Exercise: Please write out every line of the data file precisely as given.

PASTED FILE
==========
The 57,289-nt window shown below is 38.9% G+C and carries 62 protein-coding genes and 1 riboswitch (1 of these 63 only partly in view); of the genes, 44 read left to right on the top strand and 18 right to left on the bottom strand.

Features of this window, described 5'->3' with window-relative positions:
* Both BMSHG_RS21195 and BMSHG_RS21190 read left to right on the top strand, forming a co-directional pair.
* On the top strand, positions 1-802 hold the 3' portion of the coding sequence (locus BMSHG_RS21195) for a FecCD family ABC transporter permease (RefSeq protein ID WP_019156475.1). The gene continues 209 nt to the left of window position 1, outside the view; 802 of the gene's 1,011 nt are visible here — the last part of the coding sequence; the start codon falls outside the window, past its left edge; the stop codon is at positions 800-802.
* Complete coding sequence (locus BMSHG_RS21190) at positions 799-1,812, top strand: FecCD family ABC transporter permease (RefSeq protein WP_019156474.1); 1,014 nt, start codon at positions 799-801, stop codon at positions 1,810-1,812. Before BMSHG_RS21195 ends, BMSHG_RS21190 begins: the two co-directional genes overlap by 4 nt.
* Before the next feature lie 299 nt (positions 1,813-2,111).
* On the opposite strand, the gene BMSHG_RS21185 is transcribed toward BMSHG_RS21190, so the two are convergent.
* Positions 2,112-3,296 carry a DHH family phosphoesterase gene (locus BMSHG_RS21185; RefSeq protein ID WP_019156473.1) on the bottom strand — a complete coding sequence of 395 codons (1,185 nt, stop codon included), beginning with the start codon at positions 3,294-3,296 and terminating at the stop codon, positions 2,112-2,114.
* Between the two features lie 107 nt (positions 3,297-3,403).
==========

The 57,289-nt window shown below is 38.9% G+C and carries 62 protein-coding genes and 1 riboswitch (1 of these 63 only partly in view); of the genes, 44 read left to right on the top strand and 18 right to left on the bottom strand.

Features of this window, described 5'->3' with window-relative positions:
* Both BMSHG_RS21195 and BMSHG_RS21190 read left to right on the top strand, forming a co-directional pair.
* On the top strand, positions 1-802 hold the 3' portion of the coding sequence (locus BMSHG_RS21195) for a FecCD family ABC transporter permease (RefSeq protein ID WP_019156475.1). The gene continues 209 nt to the left of window position 1, outside the view; 802 of the gene's 1,011 nt are visible here — the last part of the coding sequence; the start codon falls outside the window, past its left edge; the stop codon is at positions 800-802.
* Complete coding sequence (locus BMSHG_RS21190) at positions 799-1,812, top strand: FecCD family ABC transporter permease (RefSeq protein WP_019156474.1); 1,014 nt, start codon at positions 799-801, stop codon at positions 1,810-1,812. Before BMSHG_RS21195 ends, BMSHG_RS21190 begins: the two co-directional genes overlap by 4 nt.
* Before the next feature lie 299 nt (positions 1,813-2,111).
* On the opposite strand, the gene BMSHG_RS21185 is transcribed toward BMSHG_RS21190, so the two are convergent.
* Positions 2,112-3,296 carry a DHH family phosphoesterase gene (locus BMSHG_RS21185; RefSeq protein ID WP_019156473.1) on the bottom strand — a complete coding sequence of 395 codons (1,185 nt, stop codon included), beginning with the start codon at positions 3,294-3,296 and terminating at the stop codon, positions 2,112-2,114.
* Between the two features lie 107 nt (positions 3,297-3,403).